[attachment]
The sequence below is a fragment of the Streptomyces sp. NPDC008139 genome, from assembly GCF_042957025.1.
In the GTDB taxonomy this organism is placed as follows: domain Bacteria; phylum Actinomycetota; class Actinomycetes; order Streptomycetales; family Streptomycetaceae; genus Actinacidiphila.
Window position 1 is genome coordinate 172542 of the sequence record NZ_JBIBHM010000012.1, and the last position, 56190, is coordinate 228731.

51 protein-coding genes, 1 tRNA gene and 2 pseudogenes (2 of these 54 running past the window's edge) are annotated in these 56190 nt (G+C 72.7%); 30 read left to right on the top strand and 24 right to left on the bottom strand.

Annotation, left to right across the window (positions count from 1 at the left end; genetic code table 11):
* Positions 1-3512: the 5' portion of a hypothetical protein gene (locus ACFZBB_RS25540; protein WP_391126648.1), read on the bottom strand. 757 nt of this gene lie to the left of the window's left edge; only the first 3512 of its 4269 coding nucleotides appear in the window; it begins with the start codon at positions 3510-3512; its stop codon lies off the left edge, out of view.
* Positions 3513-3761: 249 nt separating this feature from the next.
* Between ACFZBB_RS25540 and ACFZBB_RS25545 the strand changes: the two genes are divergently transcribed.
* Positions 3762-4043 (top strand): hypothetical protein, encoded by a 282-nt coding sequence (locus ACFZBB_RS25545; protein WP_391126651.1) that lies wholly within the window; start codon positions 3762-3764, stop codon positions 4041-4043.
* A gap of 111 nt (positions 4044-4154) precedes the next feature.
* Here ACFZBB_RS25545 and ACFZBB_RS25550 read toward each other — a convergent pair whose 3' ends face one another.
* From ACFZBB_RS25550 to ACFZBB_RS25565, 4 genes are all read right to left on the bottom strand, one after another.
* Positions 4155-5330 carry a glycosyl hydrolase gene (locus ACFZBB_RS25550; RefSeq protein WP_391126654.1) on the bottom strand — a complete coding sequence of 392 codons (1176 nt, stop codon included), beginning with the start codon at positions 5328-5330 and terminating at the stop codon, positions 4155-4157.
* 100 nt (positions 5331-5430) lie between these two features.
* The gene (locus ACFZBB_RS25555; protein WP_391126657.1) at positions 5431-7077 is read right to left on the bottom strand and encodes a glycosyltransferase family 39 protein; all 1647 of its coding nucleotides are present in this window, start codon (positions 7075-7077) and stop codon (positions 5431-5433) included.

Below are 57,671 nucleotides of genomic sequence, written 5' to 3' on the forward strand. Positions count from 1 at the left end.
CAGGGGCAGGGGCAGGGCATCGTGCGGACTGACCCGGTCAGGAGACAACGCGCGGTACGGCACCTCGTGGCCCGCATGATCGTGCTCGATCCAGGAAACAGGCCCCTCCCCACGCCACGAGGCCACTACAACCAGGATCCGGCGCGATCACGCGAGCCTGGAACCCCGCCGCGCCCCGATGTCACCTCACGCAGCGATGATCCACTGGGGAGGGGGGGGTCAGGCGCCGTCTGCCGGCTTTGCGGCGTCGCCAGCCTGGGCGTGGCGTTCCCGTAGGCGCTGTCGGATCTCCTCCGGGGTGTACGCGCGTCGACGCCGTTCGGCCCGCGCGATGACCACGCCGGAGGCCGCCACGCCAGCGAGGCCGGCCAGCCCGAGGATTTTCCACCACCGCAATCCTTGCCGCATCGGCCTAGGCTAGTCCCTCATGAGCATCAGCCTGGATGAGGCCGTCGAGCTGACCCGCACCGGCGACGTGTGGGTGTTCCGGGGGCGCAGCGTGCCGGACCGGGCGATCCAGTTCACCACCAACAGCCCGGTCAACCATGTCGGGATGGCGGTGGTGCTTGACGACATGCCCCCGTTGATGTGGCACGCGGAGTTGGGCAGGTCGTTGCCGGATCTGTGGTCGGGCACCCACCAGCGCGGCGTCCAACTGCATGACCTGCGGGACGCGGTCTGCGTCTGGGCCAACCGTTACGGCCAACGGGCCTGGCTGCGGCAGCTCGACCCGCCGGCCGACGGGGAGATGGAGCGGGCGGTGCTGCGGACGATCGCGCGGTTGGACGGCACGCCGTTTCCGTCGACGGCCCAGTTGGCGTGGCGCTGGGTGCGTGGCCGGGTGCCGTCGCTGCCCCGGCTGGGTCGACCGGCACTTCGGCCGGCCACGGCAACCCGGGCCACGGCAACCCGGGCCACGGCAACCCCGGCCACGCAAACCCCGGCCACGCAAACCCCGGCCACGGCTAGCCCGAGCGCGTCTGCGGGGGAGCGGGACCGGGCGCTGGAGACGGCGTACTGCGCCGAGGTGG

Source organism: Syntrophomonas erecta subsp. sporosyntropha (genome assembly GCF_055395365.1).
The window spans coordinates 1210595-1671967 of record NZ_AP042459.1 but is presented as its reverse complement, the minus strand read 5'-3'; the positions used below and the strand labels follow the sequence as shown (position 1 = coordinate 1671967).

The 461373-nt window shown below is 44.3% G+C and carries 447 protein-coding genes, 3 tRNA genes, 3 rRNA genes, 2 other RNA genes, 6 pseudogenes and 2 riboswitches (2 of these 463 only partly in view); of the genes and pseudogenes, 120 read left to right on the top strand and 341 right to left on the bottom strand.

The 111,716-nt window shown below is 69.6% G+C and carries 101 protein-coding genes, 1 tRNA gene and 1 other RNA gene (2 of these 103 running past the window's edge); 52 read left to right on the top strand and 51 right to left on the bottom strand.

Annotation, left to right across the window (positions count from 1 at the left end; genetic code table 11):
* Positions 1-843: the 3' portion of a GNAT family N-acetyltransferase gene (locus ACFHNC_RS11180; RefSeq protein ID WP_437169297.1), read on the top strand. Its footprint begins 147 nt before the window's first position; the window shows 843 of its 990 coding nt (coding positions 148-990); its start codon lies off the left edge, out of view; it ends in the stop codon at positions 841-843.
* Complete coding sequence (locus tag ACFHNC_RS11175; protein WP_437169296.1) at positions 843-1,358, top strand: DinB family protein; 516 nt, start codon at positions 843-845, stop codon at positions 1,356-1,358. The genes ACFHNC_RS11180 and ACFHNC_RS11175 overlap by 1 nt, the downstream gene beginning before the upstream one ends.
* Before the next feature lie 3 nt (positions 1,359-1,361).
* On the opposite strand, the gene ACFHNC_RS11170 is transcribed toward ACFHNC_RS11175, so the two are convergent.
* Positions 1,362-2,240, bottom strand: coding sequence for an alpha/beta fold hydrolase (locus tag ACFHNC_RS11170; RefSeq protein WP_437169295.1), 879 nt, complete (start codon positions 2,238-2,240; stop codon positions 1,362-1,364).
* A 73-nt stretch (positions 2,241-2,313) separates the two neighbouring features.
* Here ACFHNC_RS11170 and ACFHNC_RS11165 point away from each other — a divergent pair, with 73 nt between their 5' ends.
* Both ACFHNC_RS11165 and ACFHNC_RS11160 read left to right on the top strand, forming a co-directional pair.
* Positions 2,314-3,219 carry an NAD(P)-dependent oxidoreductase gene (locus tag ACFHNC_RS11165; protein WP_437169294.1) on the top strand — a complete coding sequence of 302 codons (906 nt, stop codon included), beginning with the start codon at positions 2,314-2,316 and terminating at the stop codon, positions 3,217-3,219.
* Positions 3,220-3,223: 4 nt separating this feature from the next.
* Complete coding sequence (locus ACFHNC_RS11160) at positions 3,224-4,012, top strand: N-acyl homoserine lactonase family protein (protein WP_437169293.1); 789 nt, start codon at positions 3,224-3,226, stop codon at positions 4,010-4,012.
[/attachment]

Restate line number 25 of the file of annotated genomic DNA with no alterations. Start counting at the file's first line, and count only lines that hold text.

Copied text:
* Before the next feature lie 3 nt (positions 1,359-1,361).